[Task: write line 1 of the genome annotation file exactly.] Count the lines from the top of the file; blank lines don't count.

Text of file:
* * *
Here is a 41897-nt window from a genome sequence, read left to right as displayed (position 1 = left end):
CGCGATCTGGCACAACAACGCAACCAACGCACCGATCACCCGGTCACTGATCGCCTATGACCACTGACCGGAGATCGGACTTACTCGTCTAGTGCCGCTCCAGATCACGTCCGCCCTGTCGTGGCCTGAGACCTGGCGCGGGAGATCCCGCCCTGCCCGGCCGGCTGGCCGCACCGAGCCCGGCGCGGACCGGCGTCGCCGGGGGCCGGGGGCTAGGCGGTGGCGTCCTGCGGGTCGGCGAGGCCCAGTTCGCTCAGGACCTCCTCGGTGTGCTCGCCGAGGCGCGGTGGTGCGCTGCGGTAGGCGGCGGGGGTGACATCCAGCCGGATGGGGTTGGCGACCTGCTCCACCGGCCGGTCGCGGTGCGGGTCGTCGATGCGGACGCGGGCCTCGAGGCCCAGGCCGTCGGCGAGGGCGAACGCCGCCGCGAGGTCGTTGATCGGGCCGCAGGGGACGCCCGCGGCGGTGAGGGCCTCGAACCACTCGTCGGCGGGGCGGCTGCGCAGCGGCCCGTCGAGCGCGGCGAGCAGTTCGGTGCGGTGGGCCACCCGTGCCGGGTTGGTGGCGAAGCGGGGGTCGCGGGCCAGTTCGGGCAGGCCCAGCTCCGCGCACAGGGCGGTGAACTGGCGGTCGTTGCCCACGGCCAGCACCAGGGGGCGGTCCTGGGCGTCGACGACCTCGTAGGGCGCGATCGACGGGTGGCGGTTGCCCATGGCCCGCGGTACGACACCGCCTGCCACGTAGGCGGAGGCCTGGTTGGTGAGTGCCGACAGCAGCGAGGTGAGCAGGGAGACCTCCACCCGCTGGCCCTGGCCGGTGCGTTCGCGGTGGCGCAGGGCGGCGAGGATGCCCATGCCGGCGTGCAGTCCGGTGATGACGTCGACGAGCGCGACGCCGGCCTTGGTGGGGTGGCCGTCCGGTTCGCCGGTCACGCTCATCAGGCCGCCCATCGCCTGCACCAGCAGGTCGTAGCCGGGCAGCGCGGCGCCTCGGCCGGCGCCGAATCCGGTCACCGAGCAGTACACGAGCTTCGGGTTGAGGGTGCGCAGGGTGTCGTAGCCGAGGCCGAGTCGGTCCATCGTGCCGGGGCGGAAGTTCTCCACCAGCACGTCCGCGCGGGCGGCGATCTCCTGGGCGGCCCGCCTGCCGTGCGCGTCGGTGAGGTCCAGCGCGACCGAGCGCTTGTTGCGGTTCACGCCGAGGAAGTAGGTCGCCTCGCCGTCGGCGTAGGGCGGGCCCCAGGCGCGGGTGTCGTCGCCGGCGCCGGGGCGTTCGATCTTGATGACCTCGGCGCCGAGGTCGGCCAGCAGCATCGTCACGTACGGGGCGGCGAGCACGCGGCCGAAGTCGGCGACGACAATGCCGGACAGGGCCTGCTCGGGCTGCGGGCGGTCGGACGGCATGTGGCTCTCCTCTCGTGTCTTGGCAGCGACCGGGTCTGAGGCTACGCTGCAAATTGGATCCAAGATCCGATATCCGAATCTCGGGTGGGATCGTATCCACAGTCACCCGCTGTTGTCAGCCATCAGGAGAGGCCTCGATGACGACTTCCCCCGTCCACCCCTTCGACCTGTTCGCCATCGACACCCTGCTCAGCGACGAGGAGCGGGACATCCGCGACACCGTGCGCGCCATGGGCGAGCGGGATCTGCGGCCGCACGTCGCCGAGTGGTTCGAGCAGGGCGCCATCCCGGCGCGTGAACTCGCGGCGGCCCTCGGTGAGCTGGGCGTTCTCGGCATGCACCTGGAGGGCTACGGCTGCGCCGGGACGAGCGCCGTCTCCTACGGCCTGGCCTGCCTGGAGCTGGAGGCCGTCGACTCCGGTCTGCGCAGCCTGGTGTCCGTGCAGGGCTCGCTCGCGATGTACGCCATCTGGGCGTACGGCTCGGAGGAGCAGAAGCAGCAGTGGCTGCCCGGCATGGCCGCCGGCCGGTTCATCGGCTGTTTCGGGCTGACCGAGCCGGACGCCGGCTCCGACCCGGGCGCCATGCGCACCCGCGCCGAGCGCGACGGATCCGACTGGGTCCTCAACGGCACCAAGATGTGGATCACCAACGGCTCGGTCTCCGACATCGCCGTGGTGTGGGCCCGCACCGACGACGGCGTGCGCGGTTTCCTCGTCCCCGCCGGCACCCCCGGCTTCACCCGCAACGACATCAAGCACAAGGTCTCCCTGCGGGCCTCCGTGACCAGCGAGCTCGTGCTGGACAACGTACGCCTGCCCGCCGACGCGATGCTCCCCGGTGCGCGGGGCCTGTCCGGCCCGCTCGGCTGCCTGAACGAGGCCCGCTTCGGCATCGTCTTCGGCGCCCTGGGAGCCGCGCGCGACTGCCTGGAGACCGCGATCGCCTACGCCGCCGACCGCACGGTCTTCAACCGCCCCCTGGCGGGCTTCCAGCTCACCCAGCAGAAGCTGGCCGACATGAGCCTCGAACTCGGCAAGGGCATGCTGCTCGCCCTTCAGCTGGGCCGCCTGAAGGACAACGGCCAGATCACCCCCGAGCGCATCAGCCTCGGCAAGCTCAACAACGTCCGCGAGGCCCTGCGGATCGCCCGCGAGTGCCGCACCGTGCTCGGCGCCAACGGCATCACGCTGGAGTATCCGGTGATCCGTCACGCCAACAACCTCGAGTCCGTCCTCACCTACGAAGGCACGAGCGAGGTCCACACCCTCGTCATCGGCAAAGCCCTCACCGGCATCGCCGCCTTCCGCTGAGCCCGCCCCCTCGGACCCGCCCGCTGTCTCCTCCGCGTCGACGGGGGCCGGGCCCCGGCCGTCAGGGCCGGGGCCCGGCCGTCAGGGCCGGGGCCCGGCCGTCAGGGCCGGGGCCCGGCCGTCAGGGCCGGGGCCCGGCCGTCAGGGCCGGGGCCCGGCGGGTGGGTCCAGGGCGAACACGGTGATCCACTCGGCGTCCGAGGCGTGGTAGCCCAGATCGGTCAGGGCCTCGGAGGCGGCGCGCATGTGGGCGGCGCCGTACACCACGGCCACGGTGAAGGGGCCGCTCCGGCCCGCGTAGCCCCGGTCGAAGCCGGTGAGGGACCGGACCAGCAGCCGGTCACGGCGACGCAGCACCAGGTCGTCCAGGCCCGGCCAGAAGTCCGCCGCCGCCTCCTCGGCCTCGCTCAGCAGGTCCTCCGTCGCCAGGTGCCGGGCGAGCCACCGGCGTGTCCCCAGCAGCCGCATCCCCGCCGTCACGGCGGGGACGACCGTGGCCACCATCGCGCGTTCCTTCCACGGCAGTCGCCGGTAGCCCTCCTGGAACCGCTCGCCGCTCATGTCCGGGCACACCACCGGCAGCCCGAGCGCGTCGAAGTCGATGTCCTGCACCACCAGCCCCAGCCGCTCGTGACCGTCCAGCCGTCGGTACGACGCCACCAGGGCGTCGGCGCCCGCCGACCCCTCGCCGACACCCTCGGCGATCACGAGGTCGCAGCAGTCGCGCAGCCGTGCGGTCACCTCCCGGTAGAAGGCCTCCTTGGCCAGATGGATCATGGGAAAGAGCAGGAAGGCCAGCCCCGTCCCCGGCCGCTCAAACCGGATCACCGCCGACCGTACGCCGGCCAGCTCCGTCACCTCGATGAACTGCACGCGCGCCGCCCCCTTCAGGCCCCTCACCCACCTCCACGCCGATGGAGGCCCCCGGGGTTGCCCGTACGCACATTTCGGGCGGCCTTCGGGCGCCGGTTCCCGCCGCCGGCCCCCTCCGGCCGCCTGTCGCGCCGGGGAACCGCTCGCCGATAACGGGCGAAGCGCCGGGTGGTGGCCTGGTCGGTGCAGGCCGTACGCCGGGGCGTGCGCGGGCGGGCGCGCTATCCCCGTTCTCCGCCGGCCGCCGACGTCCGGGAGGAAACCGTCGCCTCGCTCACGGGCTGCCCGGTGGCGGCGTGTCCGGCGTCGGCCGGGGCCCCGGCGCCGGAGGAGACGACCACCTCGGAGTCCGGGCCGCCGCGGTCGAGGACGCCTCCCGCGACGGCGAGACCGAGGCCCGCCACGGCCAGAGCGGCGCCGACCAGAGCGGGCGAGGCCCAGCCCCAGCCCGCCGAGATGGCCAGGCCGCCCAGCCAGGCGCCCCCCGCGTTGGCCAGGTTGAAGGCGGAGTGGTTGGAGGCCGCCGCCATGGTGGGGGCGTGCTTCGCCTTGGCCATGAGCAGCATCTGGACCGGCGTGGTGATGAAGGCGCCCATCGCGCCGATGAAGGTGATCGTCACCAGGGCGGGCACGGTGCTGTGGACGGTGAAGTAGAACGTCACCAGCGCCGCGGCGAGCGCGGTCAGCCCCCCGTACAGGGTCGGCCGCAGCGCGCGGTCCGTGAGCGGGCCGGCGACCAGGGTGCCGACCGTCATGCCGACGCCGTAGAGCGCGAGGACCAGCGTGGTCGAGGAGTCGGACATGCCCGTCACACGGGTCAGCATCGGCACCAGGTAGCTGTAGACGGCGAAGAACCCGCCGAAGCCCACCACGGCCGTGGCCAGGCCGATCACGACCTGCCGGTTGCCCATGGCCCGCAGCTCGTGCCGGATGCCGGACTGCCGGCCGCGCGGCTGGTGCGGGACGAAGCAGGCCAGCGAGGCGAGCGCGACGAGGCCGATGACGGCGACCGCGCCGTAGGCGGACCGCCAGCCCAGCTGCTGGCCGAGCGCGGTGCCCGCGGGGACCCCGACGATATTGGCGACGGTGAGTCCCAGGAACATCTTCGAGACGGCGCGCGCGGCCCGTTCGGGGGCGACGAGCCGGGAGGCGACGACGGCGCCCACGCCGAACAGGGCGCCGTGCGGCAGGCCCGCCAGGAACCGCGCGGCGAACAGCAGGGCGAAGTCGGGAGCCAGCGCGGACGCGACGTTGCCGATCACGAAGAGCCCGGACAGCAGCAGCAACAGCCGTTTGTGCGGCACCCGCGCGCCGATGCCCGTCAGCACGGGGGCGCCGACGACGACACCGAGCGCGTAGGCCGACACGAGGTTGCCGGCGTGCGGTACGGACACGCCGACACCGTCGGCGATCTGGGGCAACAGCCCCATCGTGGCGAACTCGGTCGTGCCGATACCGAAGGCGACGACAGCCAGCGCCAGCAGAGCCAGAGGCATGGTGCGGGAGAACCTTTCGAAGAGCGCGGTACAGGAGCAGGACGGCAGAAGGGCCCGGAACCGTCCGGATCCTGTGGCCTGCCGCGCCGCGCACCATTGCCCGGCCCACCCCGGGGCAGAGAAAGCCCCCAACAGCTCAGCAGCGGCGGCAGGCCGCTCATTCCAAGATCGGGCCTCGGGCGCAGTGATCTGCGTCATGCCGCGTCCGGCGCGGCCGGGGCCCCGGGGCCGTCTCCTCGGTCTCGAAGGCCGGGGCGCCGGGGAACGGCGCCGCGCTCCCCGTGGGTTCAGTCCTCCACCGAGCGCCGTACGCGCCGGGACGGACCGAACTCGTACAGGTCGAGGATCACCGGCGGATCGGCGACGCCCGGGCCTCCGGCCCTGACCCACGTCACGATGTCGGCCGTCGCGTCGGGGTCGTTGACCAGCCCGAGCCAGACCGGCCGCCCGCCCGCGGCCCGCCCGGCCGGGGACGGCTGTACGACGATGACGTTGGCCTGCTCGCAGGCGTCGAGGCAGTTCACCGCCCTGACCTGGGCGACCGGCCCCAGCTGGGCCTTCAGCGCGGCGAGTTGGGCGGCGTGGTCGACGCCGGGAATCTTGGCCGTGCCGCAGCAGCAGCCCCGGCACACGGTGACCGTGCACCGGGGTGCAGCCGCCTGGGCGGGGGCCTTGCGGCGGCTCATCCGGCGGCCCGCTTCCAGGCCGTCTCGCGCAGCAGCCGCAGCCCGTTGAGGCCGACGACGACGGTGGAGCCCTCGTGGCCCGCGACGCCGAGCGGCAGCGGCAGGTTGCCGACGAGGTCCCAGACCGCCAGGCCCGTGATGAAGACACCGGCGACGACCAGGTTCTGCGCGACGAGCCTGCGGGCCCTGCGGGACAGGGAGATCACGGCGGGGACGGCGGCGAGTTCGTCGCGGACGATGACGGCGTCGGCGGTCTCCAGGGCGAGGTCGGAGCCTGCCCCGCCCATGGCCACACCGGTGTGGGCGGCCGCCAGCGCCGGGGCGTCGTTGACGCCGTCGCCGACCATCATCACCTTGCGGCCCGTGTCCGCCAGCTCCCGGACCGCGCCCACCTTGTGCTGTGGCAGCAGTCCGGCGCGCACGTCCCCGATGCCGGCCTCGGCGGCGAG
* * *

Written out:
Here is a 41897-nt window from a genome sequence, read left to right as displayed (position 1 = left end):